Career Opportunities for People with a Learning Disability

Written by Calvin Bowers
Last updated Thursday February 17 2022

People with a learning disability are far less likely to be employed compared to the general population; only 6% of adults with a learning disability known to their local authority in England, and 4.2% in Scotland, are in paid employment. People with a learning disability deserve to receive the right support needed to access and maintain a successful career.

There are many barriers faced by people with learning disabilities that prevent them from accessing employment, including:

  • Complicated application forms;
  • A lack of support to build confidence and skills;
  • Negative employer attitudes;
  • A lack of understanding as to what people with a learning disability are capable of doing; and
  • A lack of government-backed initiatives.

All people with learning disabilities deserve the same opportunities that others have in entering the workplace. Everyone should have the confidence, support and resources needed to achieve their goals and reach their future potential. If you or someone you know with a learning disability want to explore your career prospects, it is our aim to compile up-to-date information and support to help get you started.

Education and Training Opportunities

For people with a learning disability that are keen to gain the skills and experience they need to enter the world of work, undertaking an apprenticeship is a great option.

Apprenticeships allow people to earn while they learn through working a real job alongside off-the-job training. There is a whole range of sectors that offer apprenticeships, including TV production, public services and health care.

The government recently introduced a new task force aimed at improving the accessibility of apprenticeships to people with learning disabilities. Part of this is through ensuring there is greater flexibility around the English and Maths requirements needed to undertake an apprenticeship for those with learning difficulties or special educational needs.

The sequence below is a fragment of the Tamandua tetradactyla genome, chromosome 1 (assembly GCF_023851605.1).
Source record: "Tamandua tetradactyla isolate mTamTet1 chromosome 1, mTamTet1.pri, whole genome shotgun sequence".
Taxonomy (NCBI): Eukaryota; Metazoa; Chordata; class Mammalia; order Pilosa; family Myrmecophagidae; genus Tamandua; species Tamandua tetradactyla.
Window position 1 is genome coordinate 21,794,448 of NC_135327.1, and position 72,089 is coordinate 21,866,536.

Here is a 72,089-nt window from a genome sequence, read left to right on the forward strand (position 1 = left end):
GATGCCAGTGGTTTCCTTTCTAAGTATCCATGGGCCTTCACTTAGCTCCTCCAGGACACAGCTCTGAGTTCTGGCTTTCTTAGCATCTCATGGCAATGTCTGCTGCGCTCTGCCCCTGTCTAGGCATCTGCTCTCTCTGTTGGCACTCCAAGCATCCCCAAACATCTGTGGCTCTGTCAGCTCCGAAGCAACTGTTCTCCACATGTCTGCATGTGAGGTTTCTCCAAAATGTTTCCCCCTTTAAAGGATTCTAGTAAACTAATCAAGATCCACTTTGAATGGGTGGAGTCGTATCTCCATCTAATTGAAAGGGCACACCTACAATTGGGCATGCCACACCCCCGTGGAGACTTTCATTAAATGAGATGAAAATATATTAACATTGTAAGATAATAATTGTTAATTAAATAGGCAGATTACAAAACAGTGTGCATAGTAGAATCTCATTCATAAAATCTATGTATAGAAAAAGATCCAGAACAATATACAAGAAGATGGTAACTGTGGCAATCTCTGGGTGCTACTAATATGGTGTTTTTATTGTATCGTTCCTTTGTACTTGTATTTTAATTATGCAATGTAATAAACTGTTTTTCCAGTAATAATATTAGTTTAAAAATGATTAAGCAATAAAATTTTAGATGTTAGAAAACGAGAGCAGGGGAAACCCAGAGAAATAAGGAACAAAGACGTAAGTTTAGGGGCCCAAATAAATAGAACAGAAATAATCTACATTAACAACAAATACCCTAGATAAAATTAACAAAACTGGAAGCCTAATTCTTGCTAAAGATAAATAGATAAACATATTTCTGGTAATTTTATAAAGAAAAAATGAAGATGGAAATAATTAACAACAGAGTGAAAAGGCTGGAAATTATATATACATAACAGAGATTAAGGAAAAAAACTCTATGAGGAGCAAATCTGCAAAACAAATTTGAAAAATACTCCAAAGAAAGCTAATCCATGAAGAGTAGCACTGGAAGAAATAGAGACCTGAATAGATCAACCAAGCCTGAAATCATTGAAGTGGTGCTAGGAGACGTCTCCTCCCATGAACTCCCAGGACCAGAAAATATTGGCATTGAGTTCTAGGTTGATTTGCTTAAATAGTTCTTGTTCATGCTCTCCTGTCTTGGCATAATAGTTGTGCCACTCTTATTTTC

It is also a requirement for apprenticeship standards and end-point assessments to be adjusted to the specific needs of apprentices with learning difficulties. These adjustments are helping to ensure apprenticeships are more accessible to people with a learning disability.

For more information and to browse the range of apprenticeships offered across the UK, visit our dedicated site on Employing an Apprentice.

Extra Support and Funding

There is a range of different funding streams available to employers and apprenticeship providers to support apprentices with learning difficulties.

The Learning Support Funding provides a set rate of £150 per month to help employers make reasonable adjustments for their apprentice’s special learning needs. If the cost of an individual’s needs exceeded the £150 set monthly rate, the apprenticeship provider can claim additional funding of up to £19,000 per apprentice. These financial incentives aim to encourage employers and apprenticeship providers to take on more apprentices with learning difficulties, and ensure providers are not deterred by the potential extra costs.

If you are interested in finding out more about the employment options available for people with a learning disability, Careers with Disabilities is the perfect resource. Visit our dedicated guide for disabled people to find out more information, including available grants and schemes.

Share This Story

Last Updated: Thursday February 17 2022

Latest News


Go to Top